Operating conditions in the offshore drilling industry have been abysmal over the past few years. While the worst appears to be over, it could be years before the sector recovers, and that's assuming oil prices head higher. That said, for investors with a long-term mindset and a bullish view on crude prices who want to start dipping their toe in the water, Seadrill Partners (NYSE:SDLP) and Transocean (NYSE:RIG) are two options worth considering. Both companies have healthy revenue backlogs and liquidity positions, which should help keep them afloat until conditions improve. That said, after drilling deeper into these two companies, it's clear that Transocean is the better option to buy.

In a league of its own

Transocean's fleet has undergone a significant transformation over the past few years. Before the downturn, the company controlled an industry-leading 87 offshore drilling vessels. However, it has since retired 33 older rigs, sold its entire jackup fleet, and made two fleet acquisitions. As a result, its current fleet -- including those under construction or contract -- stands at 55, the bulk of which are newer, more valuable ultra-deepwater and harsh environment rigs. That said, what's important to note about Transocean's fleet isn't its size but the backlog supporting those vessels. Currently, the company has an industry-leading backlog of $14.3 billion, which provides it with clear cash flow visibility for the foreseeable future since many of those contracts stretch out several years.

Offshore drilling rig with sun rays coming through the clouds.

Image source: Getty Images.

Contrast that profile with Seadrill Partners, which only has 11 vessels in its fleet. While contracts also underpin most of those rigs, the average remaining length is just one and a half years while the total revenue left in the backlog is only $1.9 billion. While that does provide Seadrill Partners with some near-term certainty, it doesn't have anywhere near the line-of-sight on future revenue as Transocean.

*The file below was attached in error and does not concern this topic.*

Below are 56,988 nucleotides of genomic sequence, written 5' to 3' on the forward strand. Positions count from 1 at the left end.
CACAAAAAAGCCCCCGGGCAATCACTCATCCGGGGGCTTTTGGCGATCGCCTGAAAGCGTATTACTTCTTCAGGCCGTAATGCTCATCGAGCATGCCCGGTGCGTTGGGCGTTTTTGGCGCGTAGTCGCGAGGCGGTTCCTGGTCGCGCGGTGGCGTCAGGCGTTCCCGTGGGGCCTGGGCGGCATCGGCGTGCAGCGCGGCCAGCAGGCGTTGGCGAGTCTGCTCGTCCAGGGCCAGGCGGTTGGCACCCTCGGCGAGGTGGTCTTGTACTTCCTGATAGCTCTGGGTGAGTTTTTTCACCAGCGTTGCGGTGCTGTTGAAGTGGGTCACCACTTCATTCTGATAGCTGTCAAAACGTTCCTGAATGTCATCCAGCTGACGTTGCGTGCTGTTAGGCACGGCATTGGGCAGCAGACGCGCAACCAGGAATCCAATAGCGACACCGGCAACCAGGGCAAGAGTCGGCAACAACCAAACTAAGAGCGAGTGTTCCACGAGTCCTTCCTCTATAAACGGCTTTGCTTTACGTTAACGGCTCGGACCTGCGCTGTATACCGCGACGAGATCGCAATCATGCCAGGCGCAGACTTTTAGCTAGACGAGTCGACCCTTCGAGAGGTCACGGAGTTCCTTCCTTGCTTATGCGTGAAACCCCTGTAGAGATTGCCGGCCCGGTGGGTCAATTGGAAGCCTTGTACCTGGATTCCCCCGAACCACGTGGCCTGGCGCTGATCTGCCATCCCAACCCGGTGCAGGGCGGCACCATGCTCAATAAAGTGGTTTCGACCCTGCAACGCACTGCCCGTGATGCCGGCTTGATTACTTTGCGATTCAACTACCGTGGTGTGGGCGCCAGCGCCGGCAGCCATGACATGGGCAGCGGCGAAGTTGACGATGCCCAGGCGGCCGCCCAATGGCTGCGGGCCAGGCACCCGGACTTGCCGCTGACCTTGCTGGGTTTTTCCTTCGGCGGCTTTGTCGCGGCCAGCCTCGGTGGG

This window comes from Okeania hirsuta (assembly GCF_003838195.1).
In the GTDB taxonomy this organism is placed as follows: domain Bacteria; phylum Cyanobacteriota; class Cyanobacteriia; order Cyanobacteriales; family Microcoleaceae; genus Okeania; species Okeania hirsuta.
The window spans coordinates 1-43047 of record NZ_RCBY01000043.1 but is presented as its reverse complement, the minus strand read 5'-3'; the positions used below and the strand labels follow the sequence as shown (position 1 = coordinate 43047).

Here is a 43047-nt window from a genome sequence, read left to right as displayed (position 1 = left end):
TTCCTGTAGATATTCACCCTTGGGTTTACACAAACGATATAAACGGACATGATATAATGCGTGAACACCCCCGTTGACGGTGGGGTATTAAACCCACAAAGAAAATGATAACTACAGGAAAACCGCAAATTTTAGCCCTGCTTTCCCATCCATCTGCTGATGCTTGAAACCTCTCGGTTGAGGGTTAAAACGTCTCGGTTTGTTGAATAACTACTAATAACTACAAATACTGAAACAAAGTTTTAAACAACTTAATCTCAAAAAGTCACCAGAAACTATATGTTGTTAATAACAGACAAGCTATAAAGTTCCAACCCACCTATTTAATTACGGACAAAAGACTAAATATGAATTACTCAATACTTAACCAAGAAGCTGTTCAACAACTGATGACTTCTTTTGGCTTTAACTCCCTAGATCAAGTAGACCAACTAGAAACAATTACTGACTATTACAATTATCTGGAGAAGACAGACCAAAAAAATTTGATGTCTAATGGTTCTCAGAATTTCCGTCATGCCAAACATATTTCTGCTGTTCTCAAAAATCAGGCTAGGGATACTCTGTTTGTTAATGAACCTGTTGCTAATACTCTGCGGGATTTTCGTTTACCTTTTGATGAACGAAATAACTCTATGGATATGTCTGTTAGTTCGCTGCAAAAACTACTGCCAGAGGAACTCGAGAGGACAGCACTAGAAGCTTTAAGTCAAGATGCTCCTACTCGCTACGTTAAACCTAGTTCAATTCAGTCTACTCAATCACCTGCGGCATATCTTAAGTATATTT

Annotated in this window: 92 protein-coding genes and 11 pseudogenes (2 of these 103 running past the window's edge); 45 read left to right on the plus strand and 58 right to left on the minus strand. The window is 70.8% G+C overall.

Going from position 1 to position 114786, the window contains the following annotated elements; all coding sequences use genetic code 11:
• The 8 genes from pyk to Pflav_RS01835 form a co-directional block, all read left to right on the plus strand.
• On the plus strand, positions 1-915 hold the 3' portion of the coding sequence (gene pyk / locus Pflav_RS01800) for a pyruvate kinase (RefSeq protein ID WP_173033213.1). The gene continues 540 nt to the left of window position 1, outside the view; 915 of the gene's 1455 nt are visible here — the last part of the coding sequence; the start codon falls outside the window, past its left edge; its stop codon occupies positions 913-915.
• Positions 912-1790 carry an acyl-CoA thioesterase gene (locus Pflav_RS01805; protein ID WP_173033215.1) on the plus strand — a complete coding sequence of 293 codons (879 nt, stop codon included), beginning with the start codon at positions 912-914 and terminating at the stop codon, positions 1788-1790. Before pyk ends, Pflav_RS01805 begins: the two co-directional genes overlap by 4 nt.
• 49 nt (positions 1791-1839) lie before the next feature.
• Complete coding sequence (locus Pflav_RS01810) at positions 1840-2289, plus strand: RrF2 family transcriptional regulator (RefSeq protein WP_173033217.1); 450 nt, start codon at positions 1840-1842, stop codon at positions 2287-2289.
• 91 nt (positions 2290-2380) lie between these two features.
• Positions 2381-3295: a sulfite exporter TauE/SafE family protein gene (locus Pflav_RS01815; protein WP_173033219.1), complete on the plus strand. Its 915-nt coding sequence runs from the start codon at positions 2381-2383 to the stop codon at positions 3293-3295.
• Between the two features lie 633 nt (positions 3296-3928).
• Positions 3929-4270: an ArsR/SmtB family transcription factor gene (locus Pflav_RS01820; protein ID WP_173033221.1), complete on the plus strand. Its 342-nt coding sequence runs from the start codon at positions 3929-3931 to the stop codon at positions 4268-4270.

Measuring the liquidity

In addition to repositioning its fleet, Transocean has undertaken several initiatives to shore up its financial situation, which the company detailed on the following slide:

A slide showing Transocean's projected liquidity through 2019.

Source: Transocean investor presentation.

As that chart shows, the robust cash flow from Transocean's backlog, when combined with cash on hand, is more than enough money to manage its liquidity needs for capital expenditures and debt maturities through 2019. Because of that, the company should have no problem staying afloat while the industry gets back on its feet.

Seadrill, likewise, appears to have ample liquidity for the near term. The company ended last quarter with $919.1 million in cash. Further, it recently completed the amendments to three secured credit facilities that extend the maturity dates by two and a half years. Because of that, the company deemed that its financial situation was on solid enough footing to reinstate its quarterly distribution. Though, that decision might come back to bite the company if it can't add to its backlog, especially considering it still has $2.7 billion of net debt outstanding.

More cushion during these uncertain times

Thanks to their contract backlogs and liquidity positions, Transocean and Seadrill Partners shouldn't have any problems staying afloat over the next few years, which should bridge the gap until industry conditions begin to improve. That said, Transocean has a much more robust backlog, which gives it greater revenue visibility beyond 2019 just in case the recovery remains at bay. This factor, in my opinion, makes it the better buy between the two for investors brave enough to dive into the offshore drilling sector these days.

Matthew DiLallo has no position in any of the stocks mentioned. The Motley Fool has no position in any of the stocks mentioned. The Motley Fool has a disclosure policy.